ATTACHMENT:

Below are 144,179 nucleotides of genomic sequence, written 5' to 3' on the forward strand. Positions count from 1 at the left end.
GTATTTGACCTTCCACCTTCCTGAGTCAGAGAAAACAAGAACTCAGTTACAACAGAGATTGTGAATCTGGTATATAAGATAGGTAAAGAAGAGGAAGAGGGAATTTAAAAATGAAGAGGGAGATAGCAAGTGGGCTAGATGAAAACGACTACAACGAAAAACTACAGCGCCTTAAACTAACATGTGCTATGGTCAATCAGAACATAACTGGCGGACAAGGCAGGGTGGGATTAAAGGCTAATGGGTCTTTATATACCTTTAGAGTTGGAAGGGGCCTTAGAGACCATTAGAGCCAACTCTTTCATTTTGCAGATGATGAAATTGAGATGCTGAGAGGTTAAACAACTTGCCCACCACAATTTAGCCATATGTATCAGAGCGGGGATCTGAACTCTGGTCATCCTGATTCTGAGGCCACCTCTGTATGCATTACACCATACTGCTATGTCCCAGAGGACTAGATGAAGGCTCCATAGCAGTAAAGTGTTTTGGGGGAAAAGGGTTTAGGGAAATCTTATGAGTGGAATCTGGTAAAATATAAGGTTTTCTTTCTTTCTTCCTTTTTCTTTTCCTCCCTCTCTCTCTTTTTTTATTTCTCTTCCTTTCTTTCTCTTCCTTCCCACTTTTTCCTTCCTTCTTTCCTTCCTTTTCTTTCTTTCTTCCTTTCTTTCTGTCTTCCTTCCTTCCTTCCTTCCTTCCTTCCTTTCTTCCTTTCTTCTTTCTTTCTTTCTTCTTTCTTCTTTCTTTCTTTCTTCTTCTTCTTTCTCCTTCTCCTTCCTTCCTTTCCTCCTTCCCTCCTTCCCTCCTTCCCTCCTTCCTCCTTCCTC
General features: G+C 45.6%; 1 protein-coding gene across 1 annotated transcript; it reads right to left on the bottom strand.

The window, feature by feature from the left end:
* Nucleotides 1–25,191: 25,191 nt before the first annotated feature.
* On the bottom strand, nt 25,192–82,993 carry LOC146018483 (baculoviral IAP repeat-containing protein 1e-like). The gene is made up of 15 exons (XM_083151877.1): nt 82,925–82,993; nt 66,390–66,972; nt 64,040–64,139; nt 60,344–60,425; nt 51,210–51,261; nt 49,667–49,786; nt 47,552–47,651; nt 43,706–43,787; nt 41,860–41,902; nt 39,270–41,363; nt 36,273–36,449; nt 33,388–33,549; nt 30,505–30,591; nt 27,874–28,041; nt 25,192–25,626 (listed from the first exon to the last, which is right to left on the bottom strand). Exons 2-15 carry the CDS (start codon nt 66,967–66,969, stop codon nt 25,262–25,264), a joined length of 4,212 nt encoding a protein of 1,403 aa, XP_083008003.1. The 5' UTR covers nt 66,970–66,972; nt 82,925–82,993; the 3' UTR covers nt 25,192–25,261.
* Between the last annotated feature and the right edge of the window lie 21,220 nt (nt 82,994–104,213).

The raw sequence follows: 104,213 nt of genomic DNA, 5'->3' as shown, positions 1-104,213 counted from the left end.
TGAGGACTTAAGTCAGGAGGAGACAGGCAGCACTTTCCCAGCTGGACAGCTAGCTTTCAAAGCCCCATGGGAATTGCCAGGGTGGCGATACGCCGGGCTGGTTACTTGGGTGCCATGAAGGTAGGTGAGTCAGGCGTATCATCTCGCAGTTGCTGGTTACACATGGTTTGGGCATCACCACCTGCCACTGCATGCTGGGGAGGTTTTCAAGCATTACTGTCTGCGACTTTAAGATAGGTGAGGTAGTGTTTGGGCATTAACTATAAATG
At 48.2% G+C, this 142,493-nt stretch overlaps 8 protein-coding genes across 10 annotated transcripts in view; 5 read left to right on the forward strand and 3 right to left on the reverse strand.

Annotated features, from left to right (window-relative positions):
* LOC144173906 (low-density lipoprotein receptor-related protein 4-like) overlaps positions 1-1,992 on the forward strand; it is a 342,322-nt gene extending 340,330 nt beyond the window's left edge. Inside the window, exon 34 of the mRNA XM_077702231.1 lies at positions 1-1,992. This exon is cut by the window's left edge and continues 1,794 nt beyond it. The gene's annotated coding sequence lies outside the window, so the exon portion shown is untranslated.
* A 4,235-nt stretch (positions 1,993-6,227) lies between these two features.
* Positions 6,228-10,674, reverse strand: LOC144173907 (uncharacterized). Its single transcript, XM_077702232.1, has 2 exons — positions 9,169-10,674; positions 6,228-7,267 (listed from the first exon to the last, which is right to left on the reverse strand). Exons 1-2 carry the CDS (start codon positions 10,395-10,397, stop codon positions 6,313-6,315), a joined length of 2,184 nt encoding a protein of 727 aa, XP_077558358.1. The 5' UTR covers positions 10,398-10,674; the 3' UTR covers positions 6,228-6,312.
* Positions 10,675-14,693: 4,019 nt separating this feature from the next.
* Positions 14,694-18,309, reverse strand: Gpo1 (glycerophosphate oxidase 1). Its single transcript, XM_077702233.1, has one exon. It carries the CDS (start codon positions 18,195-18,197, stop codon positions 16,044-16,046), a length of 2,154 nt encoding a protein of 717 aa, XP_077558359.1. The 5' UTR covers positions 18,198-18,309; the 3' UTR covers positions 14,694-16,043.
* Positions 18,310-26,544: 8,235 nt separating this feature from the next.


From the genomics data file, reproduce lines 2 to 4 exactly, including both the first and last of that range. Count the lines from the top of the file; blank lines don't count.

GTATTTGACCTTCCACCTTCCTGAGTCAGAGAAAACAAGAACTCAGTTACAACAGAGATTGTGAATCTGGTATATAAGATAGGTAAAGAAGAGGAAGAGGGAATTTAAAAATGAAGAGGGAGATAGCAAGTGGGCTAGATGAAAACGACTACAACGAAAAACTACAGCGCCTTAAACTAACATGTGCTATGGTCAATCAGAACATAACTGGCGGACAAGGCAGGGTGGGATTAAAGGCTAATGGGTCTTTATATACCTTTAGAGTTGGAAGGGGCCTTAGAGACCATTAGAGCCAACTCTTTCATTTTGCAGATGATGAAATTGAGATGCTGAGAGGTTAAACAACTTGCCCACCACAATTTAGCCATATGTATCAGAGCGGGGATCTGAACTCTGGTCATCCTGATTCTGAGGCCACCTCTGTATGCATTACACCATACTGCTATGTCCCAGAGGACTAGATGAAGGCTCCATAGCAGTAAAGTGTTTTGGGGGAAAAGGGTTTAGGGAAATCTTATGAGTGGAATCTGGTAAAATATAAGGTTTTCTTTCTTTCTTCCTTTTTCTTTTCCTCCCTCTCTCTCTTTTTTTATTTCTCTTCCTTTCTTTCTCTTCCTTCCCACTTTTTCCTTCCTTCTTTCCTTCCTTTTCTTTCTTTCTTCCTTTCTTTCTGTCTTCCTTCCTTCCTTCCTTCCTTCCTTCCTTTCTTCCTTTCTTCTTTCTTTCTTTCTTCTTTCTTCTTTCTTTCTTTCTTCTTCTTCTTTCTCCTTCTCCTTCCTTCCTTTCCTCCTTCCCTCCTTCCCTCCTTCCCTCCTTCCTCCTTCCTC
General features: G+C 45.6%; 1 protein-coding gene across 1 annotated transcript; it reads right to left on the bottom strand.

The window, feature by feature from the left end: